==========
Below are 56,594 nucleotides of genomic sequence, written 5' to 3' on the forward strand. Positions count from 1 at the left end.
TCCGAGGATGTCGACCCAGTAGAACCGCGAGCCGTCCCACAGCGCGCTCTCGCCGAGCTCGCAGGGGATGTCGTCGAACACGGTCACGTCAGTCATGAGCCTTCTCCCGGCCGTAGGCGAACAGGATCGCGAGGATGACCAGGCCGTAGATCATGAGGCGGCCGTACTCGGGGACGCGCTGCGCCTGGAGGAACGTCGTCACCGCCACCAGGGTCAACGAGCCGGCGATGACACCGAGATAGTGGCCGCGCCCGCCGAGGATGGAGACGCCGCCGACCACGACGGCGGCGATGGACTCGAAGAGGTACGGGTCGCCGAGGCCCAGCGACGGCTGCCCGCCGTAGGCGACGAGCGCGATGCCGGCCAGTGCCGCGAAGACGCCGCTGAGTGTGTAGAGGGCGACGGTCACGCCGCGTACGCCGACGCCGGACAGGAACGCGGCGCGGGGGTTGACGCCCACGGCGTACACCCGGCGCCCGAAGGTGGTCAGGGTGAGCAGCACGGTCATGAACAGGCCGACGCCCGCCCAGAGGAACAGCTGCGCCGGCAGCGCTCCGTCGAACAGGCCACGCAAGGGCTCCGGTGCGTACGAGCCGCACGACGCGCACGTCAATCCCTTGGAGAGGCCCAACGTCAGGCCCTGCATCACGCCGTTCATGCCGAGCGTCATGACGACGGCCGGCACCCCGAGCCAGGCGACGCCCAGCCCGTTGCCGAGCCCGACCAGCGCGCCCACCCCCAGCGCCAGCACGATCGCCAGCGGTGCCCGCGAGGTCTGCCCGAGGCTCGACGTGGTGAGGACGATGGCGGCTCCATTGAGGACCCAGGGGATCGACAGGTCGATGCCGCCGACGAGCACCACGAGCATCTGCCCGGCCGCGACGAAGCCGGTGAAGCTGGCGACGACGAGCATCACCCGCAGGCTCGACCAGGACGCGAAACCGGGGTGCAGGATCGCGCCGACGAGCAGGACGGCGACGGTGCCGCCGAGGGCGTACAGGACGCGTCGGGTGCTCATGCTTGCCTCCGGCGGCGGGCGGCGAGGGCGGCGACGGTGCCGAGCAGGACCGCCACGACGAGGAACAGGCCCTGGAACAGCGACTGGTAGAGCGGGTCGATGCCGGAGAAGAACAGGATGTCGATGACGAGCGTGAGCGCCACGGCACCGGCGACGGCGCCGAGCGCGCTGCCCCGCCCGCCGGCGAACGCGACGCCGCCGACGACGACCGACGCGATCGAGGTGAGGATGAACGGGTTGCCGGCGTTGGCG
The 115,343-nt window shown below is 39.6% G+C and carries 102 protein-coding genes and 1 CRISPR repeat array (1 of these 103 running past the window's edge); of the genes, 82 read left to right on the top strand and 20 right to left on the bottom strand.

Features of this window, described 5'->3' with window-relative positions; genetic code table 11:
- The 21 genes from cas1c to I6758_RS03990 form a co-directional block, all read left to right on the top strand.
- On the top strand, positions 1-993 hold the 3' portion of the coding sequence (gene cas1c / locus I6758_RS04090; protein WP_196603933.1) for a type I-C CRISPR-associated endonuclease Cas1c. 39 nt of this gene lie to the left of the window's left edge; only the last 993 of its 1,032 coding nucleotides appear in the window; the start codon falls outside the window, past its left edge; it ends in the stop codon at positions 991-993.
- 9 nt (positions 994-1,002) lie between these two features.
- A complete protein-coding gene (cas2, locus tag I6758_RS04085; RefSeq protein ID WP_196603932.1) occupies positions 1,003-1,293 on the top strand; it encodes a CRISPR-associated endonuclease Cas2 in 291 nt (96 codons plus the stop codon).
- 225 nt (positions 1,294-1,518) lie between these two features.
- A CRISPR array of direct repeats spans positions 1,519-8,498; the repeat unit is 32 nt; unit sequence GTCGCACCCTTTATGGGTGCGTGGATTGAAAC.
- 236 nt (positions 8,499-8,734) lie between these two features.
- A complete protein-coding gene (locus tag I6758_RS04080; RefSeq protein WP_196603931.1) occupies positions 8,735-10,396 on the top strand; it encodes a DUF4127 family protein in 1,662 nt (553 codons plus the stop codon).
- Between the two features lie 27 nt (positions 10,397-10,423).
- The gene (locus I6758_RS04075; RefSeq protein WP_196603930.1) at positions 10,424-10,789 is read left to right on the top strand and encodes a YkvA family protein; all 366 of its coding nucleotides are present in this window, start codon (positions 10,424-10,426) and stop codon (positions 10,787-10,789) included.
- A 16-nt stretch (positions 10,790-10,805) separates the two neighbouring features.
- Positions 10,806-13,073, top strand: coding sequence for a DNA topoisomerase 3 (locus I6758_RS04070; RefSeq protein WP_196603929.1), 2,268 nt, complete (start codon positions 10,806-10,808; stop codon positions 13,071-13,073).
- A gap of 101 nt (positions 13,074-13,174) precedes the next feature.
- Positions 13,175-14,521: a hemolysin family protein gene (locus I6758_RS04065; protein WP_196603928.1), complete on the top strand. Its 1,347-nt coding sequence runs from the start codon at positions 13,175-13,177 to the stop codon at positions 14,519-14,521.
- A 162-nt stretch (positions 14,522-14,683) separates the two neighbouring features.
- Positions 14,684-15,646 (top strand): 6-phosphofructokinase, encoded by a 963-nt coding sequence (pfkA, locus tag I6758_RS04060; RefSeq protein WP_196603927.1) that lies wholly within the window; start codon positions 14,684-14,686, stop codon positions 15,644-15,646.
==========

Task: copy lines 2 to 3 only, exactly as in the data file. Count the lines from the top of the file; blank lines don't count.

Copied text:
TCCGAGGATGTCGACCCAGTAGAACCGCGAGCCGTCCCACAGCGCGCTCTCGCCGAGCTCGCAGGGGATGTCGTCGAACACGGTCACGTCAGTCATGAGCCTTCTCCCGGCCGTAGGCGAACAGGATCGCGAGGATGACCAGGCCGTAGATCATGAGGCGGCCGTACTCGGGGACGCGCTGCGCCTGGAGGAACGTCGTCACCGCCACCAGGGTCAACGAGCCGGCGATGACACCGAGATAGTGGCCGCGCCCGCCGAGGATGGAGACGCCGCCGACCACGACGGCGGCGATGGACTCGAAGAGGTACGGGTCGCCGAGGCCCAGCGACGGCTGCCCGCCGTAGGCGACGAGCGCGATGCCGGCCAGTGCCGCGAAGACGCCGCTGAGTGTGTAGAGGGCGACGGTCACGCCGCGTACGCCGACGCCGGACAGGAACGCGGCGCGGGGGTTGACGCCCACGGCGTACACCCGGCGCCCGAAGGTGGTCAGGGTGAGCAGCACGGTCATGAACAGGCCGACGCCCGCCCAGAGGAACAGCTGCGCCGGCAGCGCTCCGTCGAACAGGCCACGCAAGGGCTCCGGTGCGTACGAGCCGCACGACGCGCACGTCAATCCCTTGGAGAGGCCCAACGTCAGGCCCTGCATCACGCCGTTCATGCCGAGCGTCATGACGACGGCCGGCACCCCGAGCCAGGCGACGCCCAGCCCGTTGCCGAGCCCGACCAGCGCGCCCACCCCCAGCGCCAGCACGATCGCCAGCGGTGCCCGCGAGGTCTGCCCGAGGCTCGACGTGGTGAGGACGATGGCGGCTCCATTGAGGACCCAGGGGATCGACAGGTCGATGCCGCCGACGAGCACCACGAGCATCTGCCCGGCCGCGACGAAGCCGGTGAAGCTGGCGACGACGAGCATCACCCGCAGGCTCGACCAGGACGCGAAACCGGGGTGCAGGATCGCGCCGACGAGCAGGACGGCGACGGTGCCGCCGAGGGCGTACAGGACGCGTCGGGTGCTCATGCTTGCCTCCGGCGGCGGGCGGCGAGGGCGGCGACGGTGCCGAGCAGGACCGCCACGACGAGGAACAGGCCCTGGAACAGCGACTGGTAGAGCGGGTCGATGCCGGAGAAGAACAGGATGTCGATGACGAGCGTGAGCGCCACGGCACCGGCGACGGCGCCGAGCGCGCTGCCCCGCCCGCCGGCGAACGCGACGCCGCCGACGACGACCGACGCGATCGAGGTGAGGATGAACGGGTTGCCGGCGTTGGCG
The 115,343-nt window shown below is 39.6% G+C and carries 102 protein-coding genes and 1 CRISPR repeat array (1 of these 103 running past the window's edge); of the genes, 82 read left to right on the top strand and 20 right to left on the bottom strand.